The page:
The Los Angeles Fire Safe Council


MySafe:LA is working neighborhood by neighborhood to build readiness and awareness relative to the constant near-year-round threat from wildfire.

Meeting Notice:

Attend the virtual
Fire Safe Council
June 2023 Meeting

DATE: June 15, 2023
LOCATION: Virtual via Zoom
Meeting ID: 847 7530 7367
Join Zoom Meeting by Telephone: 1.564.217.2000
PDF AGENDA: Coming soon!
Special Guest: Riccardo Lara, California Insurance Commissioner

wildfire mysafela image

Los Angeles
Fire Safe Council


Taking Action in Los Angeles

MySafe:LA is working directly with residents to teach them about proper preparation for wildfires, and is also partnering with the Los Angeles City Fire Department and other agencies to create important readiness and evacuation training relative to wildfires. We’re focusing on three key components:


Prepares homeowner’s associations and neighborhood councils to be “Wildfire Ready” by joining the “Los Angeles Wildfire Resilience Alliance.”


Engages partners (City Council, HOA, NCs, etc.) to be aware of roles and responsibilities related to wildfire preparedness.


Captures metrics from activities and supports a database of participants, partners, and activities completed and pending.

The Los Angeles Wildfire Resilience Alliance

The Los Angeles Wildfire Resilience Alliance, led by The LAFD and MySafe:LA, provides education to L.A. area residents, in multiple types of housing, but all within the WUI/VHFHSZ. This education covers basics related to Ready, Set, Go, but with localized focus on home hardening, route planning for evacuation and collaboration of residents among themselves to be better prepared for wildfire.
What Residents Will Learn
  • How to create your own “wildfire” action committee
  • Why “rebuilding” actually starts before the fire
  • Avoiding the worst place you can be in a wildfire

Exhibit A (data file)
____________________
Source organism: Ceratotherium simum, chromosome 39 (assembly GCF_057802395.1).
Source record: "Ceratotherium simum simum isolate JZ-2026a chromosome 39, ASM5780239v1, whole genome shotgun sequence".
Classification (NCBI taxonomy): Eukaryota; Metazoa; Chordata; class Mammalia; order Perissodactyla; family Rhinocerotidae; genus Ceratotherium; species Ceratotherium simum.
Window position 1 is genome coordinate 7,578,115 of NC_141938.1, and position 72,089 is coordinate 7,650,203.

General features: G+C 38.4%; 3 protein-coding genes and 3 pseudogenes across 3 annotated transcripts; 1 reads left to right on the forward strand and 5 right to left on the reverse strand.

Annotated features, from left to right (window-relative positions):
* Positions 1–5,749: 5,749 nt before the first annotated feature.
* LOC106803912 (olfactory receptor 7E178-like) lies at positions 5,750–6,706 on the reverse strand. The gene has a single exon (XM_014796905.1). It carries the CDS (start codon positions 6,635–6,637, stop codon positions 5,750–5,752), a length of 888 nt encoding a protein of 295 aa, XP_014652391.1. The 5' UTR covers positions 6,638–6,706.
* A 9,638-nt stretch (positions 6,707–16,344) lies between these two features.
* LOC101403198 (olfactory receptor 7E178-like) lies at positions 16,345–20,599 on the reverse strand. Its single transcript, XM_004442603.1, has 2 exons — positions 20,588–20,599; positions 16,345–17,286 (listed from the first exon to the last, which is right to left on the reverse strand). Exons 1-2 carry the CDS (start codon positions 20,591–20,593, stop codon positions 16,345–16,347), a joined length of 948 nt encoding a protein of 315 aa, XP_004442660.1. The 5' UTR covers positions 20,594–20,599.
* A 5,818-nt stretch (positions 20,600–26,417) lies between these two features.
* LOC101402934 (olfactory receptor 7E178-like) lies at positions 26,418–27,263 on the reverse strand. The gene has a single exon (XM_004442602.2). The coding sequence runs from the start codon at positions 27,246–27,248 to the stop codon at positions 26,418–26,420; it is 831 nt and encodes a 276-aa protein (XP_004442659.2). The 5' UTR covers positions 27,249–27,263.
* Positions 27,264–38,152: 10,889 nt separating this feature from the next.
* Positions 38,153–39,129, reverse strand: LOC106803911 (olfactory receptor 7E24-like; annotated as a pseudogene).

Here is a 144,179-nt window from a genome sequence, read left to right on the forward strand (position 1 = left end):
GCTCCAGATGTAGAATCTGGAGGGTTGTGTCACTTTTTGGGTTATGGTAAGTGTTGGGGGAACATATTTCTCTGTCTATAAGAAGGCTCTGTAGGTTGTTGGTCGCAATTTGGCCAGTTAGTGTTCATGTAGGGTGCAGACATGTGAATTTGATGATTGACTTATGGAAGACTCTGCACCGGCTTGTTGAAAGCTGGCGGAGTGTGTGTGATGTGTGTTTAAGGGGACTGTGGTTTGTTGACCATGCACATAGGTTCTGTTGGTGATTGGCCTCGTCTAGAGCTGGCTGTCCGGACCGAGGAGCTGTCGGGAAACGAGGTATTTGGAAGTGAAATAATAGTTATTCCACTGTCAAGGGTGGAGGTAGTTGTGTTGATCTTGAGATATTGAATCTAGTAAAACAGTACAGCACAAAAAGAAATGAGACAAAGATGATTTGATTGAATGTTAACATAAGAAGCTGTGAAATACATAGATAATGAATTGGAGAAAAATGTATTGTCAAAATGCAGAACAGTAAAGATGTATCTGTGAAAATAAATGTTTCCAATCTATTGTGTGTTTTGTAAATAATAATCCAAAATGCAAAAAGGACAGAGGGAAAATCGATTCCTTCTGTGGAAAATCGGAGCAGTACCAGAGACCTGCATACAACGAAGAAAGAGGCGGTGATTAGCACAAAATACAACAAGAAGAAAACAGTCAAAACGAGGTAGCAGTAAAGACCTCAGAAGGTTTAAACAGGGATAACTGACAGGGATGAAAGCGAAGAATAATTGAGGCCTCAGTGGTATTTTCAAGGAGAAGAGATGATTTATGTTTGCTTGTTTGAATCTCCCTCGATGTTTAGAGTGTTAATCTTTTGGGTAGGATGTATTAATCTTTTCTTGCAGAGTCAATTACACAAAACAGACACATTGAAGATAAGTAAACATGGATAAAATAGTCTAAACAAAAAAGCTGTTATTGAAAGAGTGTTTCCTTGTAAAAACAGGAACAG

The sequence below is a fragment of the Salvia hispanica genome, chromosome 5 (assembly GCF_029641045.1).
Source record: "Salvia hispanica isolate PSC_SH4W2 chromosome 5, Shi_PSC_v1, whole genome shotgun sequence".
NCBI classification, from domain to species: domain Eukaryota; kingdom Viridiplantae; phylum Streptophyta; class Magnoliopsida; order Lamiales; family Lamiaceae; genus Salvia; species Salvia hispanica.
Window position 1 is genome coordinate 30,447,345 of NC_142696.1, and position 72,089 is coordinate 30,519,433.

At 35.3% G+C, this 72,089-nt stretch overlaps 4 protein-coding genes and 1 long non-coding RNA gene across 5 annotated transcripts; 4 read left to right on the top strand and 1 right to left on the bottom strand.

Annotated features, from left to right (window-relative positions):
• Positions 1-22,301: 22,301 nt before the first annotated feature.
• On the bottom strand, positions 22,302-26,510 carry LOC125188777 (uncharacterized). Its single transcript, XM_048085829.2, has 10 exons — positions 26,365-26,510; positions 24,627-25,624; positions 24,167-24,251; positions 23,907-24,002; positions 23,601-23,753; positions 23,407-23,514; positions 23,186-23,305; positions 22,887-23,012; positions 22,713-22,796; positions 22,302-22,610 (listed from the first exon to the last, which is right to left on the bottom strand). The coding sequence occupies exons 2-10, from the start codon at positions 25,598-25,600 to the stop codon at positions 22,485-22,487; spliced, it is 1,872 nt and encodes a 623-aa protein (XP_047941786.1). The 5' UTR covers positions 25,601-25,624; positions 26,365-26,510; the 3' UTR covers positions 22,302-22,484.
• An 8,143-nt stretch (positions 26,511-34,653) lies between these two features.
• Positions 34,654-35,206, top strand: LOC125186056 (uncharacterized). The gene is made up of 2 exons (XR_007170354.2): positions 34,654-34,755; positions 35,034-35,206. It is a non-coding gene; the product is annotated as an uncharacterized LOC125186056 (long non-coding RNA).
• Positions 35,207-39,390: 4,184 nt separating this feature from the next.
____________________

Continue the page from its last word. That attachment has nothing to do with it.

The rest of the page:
• Assisting with developing an NFPA Firewise USA site
  • Assisting with becoming a California Fire Safe Council
  • Training in certified CPR, Evacuation, Resilience
  • Roles & Responsibilities (you and first responders)
  • Beyond Ready, Set, Go
  • The best tools to secure your family’s safety
photo of dry hills of Los Angeles with path and brush.

Wildfire Weather

To better understand how to prepare for and survive a dangerous wildfire, it’s useful to get a better understanding about the impact weather has on these types of fires. In years past, we used to think of the October through early December period as “Wildfire Season.” Although October is still the most common height of wildfire weather conditions, the threat from wildfires is a nearly year-round issue. 

Research shows that changes in climate create warmer, drier conditions, leading to longer and more active fire seasons. Increases in temperatures and the thirst of the atmosphere due to human–caused climate change have increased aridity of forest fuels during the fire season. A 2021 study supported by NOAA concluded that climate change has been the main driver of the increase in fire weather in the western United States.

MySafe:LA is teaching participants in the L.A. Wildfire Resilience Alliance about weather and the impact it has on wildfires. 

Let Us Help You Prepare

It’s easy to become confused about wildfire – there’s so much information and much of it is highly technical. Understanding home hardening, escape planning, sheltering in place vs evacuating, and so much more is essential for anyone living in the Wildland Urban Interface, or WUI. If you’re interested in a collaboration, we’d like to hear from you.


The Threat Is Real

Everyone thinks being burned over won’t happen to them. They don’t believe they will lose their home to a wildfire.
Until their home is damaged or destroyed. “I can’t believe this happened to me,” is a common refrain. 
More than 80% of the wildland around the greater Los Angeles area hasn’t burned, in some cases for decades. Wildfires are increasing in severity every year, and only through education and preparation can you and your community reduce the risks associated with being burned over during a destructive wildfire. 

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